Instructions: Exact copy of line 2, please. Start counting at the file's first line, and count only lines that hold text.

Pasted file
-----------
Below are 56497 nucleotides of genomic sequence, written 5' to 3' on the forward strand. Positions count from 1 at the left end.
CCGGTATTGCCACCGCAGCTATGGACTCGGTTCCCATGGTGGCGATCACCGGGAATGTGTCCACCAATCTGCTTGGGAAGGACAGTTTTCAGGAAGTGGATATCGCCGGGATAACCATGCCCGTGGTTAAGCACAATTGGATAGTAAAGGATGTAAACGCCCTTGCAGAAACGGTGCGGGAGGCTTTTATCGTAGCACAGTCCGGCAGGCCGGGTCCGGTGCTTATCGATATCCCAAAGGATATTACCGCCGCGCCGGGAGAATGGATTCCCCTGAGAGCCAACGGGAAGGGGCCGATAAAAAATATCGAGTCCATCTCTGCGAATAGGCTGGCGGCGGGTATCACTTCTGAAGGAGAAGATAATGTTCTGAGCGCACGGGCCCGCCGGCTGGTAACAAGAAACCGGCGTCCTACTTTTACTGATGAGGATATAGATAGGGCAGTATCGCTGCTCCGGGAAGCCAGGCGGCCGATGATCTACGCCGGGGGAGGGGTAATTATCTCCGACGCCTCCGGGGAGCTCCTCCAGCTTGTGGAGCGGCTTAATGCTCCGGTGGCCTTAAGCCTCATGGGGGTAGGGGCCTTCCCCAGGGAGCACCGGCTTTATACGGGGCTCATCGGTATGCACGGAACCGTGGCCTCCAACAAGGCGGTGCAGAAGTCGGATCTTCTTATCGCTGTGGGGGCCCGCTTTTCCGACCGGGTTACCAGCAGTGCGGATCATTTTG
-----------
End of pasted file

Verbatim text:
CCGGTATTGCCACCGCAGCTATGGACTCGGTTCCCATGGTGGCGATCACCGGGAATGTGTCCACCAATCTGCTTGGGAAGGACAGTTTTCAGGAAGTGGATATCGCCGGGATAACCATGCCCGTGGTTAAGCACAATTGGATAGTAAAGGATGTAAACGCCCTTGCAGAAACGGTGCGGGAGGCTTTTATCGTAGCACAGTCCGGCAGGCCGGGTCCGGTGCTTATCGATATCCCAAAGGATATTACCGCCGCGCCGGGAGAATGGATTCCCCTGAGAGCCAACGGGAAGGGGCCGATAAAAAATATCGAGTCCATCTCTGCGAATAGGCTGGCGGCGGGTATCACTTCTGAAGGAGAAGATAATGTTCTGAGCGCACGGGCCCGCCGGCTGGTAACAAGAAACCGGCGTCCTACTTTTACTGATGAGGATATAGATAGGGCAGTATCGCTGCTCCGGGAAGCCAGGCGGCCGATGATCTACGCCGGGGGAGGGGTAATTATCTCCGACGCCTCCGGGGAGCTCCTCCAGCTTGTGGAGCGGCTTAATGCTCCGGTGGCCTTAAGCCTCATGGGGGTAGGGGCCTTCCCCAGGGAGCACCGGCTTTATACGGGGCTCATCGGTATGCACGGAACCGTGGCCTCCAACAAGGCGGTGCAGAAGTCGGATCTTCTTATCGCTGTGGGGGCCCGCTTTTCCGACCGGGTTACCAGCAGTGCGGATCATTTTG